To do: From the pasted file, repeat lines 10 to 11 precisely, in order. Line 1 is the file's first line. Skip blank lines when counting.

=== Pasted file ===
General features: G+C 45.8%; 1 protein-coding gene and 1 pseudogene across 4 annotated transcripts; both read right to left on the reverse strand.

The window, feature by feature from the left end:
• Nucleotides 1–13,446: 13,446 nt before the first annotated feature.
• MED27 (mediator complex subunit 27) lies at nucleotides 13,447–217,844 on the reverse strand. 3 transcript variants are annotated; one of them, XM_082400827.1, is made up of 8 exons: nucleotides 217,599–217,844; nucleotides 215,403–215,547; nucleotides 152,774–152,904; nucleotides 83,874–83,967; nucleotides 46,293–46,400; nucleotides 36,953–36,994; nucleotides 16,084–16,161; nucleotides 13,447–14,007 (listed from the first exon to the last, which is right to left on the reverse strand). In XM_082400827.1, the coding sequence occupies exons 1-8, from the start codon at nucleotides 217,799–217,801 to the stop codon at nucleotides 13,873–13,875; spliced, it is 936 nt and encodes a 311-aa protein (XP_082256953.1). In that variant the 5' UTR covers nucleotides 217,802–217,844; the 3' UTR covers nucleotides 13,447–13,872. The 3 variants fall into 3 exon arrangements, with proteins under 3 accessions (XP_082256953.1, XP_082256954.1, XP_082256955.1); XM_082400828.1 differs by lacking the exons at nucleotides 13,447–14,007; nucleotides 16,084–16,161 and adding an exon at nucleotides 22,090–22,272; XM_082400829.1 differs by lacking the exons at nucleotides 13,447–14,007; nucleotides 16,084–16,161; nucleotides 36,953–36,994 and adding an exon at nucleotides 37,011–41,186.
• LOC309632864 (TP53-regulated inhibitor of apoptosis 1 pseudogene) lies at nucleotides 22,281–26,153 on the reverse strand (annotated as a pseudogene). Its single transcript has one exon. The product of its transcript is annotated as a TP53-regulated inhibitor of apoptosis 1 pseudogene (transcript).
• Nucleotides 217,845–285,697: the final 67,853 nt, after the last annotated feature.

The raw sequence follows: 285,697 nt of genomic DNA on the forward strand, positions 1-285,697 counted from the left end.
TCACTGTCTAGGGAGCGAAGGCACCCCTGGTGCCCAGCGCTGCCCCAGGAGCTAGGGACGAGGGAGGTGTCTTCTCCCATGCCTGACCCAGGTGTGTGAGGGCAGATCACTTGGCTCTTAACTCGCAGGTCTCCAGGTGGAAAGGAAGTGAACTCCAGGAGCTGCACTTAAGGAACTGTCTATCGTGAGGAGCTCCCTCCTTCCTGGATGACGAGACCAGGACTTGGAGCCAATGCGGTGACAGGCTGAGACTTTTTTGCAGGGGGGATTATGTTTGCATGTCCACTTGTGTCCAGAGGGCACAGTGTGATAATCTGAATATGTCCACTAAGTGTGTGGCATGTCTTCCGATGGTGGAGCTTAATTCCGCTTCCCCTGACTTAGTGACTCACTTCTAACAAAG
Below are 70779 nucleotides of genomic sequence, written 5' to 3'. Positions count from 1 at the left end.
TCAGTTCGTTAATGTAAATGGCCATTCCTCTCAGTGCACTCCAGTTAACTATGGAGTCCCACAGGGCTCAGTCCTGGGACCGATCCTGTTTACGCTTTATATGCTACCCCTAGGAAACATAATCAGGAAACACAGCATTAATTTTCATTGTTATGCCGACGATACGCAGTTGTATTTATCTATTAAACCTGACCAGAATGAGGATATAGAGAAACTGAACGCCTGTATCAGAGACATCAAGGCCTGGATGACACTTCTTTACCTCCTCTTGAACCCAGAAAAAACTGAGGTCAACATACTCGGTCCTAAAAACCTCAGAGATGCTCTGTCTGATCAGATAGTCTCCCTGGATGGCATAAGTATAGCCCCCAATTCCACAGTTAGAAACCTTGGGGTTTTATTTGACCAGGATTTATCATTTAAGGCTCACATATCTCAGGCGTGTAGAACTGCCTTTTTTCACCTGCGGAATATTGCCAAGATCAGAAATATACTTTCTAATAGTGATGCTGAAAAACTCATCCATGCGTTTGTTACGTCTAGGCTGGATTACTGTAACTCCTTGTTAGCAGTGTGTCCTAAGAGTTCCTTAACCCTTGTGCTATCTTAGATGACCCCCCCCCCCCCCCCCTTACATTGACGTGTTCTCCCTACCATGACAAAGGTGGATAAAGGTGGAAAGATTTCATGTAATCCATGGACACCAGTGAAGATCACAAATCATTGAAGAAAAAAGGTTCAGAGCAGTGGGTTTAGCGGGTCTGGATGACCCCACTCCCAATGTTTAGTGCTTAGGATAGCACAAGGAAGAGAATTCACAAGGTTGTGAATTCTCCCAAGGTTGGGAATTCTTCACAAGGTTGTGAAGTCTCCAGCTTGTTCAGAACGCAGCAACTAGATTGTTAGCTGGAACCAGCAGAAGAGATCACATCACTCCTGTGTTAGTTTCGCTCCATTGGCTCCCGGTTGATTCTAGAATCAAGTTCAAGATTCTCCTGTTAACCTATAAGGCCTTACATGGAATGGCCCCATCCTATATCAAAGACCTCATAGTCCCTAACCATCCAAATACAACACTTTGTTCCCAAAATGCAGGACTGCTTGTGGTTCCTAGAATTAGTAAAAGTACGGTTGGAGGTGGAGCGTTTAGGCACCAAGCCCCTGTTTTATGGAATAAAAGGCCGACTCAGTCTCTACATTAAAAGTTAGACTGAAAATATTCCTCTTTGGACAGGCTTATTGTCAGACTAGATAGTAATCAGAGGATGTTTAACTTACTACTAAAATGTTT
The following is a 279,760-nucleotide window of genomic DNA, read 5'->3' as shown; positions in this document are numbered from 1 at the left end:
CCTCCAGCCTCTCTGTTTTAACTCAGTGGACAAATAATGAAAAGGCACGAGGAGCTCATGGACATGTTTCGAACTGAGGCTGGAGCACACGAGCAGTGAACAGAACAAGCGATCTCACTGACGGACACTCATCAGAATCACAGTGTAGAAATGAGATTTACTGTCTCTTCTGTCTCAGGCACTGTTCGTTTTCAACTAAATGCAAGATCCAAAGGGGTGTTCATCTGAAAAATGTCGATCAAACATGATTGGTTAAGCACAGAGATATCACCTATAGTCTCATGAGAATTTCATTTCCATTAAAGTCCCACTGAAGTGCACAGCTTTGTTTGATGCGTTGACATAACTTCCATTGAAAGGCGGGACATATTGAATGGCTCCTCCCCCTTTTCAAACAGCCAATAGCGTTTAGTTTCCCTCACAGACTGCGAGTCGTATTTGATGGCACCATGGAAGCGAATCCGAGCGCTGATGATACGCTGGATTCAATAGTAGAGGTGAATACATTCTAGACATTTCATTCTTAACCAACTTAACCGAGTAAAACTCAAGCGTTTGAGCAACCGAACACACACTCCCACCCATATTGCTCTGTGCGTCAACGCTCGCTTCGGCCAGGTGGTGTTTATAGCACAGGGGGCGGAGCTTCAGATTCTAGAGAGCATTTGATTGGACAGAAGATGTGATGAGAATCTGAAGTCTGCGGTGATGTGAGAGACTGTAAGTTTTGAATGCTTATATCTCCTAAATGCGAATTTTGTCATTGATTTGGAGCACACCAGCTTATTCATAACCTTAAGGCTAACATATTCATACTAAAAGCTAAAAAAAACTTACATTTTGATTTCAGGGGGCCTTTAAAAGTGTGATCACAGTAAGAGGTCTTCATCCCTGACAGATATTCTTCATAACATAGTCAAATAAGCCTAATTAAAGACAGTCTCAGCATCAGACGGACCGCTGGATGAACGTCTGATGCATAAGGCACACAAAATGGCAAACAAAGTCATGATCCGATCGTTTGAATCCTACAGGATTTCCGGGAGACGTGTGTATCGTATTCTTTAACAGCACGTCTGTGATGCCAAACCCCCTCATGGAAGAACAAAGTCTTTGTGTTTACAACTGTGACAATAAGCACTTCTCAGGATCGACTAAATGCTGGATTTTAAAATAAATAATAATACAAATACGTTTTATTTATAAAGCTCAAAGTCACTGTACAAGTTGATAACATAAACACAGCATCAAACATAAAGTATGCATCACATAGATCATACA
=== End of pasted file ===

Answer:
TCAGTTCGTTAATGTAAATGGCCATTCCTCTCAGTGCACTCCAGTTAACTATGGAGTCCCACAGGGCTCAGTCCTGGGACCGATCCTGTTTACGCTTTATATGCTACCCCTAGGAAACATAATCAGGAAACACAGCATTAATTTTCATTGTTATGCCGACGATACGCAGTTGTATTTATCTATTAAACCTGACCAGAATGAGGATATAGAGAAACTGAACGCCTGTATCAGAGACATCAAGGCCTGGATGACACTTCTTTACCTCCTCTTGAACCCAGAAAAAACTGAGGTCAACATACTCGGTCCTAAAAACCTCAGAGATGCTCTGTCTGATCAGATAGTCTCCCTGGATGGCATAAGTATAGCCCCCAATTCCACAGTTAGAAACCTTGGGGTTTTATTTGACCAGGATTTATCATTTAAGGCTCACATATCTCAGGCGTGTAGAACTGCCTTTTTTCACCTGCGGAATATTGCCAAGATCAGAAATATACTTTCTAATAGTGATGCTGAAAAACTCATCCATGCGTTTGTTACGTCTAGGCTGGATTACTGTAACTCCTTGTTAGCAGTGTGTCCTAAGAGTTCCTTAACCCTTGTGCTATCTTAGATGACCCCCCCCCCCCCCCCCTTACATTGACGTGTTCTCCCTACCATGACAAAGGTGGATAAAGGTGGAAAGATTTCATGTAATCCATGGACACCAGTGAAGATCACAAATCATTGAAGAAAAAAGGTTCAGAGCAGTGGGTTTAGCGGGTCTGGATGACCCCACTCCCAATGTTTAGTGCTTAGGATAGCACAAGGAAGAGAATTCACAAGGTTGTGAATTCTCCCAAGGTTGGGAATTCTTCACAAGGTTGTGAAGTCTCCAGCTTGTTCAGAACGCAGCAACTAGATTGTTAGCTGGAACCAGCAGAAGAGATCACATCACTCCTGTGTTAGTTTCGCTCCATTGGCTCCCGGTTGATTCTAGAATCAAGTTCAAGATTCTCCTGTTAACCTATAAGGCCTTACATGGAATGGCCCCATCCTATATCAAAGACCTCATAGTCCCTAACCATCCAAATACAACACTTTGTTCCCAAAATGCAGGACTGCTTGTGGTTCCTAGAATTAGTAAAAGTACGGTTGGAGGTGGAGCGTTTAGGCACCAAGCCCCTGTTTTATGGAATAAAAGGCCGACTCAGTCTCTACATTAAAAGTTAGACTGAAAATATTCCTCTTTGGACAGGCTTATTGTCAGACTAGATAGTAATCAGAGGATGTTTAACTTACTACTAAAATGTTT
The following is a 279,760-nucleotide window of genomic DNA, read 5'->3' as shown; positions in this document are numbered from 1 at the left end: